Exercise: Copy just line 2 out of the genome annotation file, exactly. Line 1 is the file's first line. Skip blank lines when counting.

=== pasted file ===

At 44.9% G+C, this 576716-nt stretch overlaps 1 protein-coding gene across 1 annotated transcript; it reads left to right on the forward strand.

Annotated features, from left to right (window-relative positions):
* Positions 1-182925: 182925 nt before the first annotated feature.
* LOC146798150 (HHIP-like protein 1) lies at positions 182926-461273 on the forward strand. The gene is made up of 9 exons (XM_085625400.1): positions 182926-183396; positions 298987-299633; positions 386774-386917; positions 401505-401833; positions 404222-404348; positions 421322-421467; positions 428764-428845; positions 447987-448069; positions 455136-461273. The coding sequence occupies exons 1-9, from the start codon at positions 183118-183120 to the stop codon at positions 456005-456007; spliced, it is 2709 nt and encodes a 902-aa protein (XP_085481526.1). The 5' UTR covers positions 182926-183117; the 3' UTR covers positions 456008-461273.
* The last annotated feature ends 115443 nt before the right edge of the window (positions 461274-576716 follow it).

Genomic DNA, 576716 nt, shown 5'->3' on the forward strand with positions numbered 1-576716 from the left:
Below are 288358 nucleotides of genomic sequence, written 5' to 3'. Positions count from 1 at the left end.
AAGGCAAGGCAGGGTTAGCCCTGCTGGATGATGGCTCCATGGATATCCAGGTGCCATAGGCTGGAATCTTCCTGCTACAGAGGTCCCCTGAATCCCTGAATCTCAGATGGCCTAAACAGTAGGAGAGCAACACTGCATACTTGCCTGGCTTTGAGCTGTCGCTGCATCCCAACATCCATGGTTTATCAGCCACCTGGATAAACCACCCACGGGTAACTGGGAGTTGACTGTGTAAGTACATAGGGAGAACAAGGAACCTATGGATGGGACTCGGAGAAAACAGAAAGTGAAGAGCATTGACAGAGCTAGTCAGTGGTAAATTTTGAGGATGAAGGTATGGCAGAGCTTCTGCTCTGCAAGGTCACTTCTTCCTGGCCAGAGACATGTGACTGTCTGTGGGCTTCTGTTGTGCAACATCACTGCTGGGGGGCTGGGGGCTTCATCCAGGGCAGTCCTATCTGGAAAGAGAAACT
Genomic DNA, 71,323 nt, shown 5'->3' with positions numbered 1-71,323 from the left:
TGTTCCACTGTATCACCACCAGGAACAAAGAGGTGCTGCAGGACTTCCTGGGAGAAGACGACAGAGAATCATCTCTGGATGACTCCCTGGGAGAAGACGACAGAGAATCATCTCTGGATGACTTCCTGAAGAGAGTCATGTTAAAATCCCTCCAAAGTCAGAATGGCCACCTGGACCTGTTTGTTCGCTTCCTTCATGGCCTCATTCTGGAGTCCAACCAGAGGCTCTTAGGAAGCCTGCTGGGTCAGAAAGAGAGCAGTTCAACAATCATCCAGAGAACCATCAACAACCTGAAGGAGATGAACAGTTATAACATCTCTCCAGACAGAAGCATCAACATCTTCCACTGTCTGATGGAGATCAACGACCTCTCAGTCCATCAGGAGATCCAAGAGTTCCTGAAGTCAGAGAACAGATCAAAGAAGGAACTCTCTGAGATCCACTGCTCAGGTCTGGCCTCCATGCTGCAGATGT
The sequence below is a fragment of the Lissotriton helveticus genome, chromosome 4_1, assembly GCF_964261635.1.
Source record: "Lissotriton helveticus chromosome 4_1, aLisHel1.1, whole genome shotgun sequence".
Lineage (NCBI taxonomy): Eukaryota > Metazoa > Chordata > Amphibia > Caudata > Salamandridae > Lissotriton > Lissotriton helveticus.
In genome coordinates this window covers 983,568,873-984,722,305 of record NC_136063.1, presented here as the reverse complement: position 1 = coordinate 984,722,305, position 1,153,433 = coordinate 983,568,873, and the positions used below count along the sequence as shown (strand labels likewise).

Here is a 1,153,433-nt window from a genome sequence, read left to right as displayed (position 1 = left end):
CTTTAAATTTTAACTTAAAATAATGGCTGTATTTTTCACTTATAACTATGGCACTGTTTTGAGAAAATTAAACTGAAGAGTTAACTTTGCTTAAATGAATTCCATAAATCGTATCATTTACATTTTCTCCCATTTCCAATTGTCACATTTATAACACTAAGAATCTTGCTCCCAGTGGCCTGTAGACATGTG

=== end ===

Annotated features, from left to right (window-relative positions):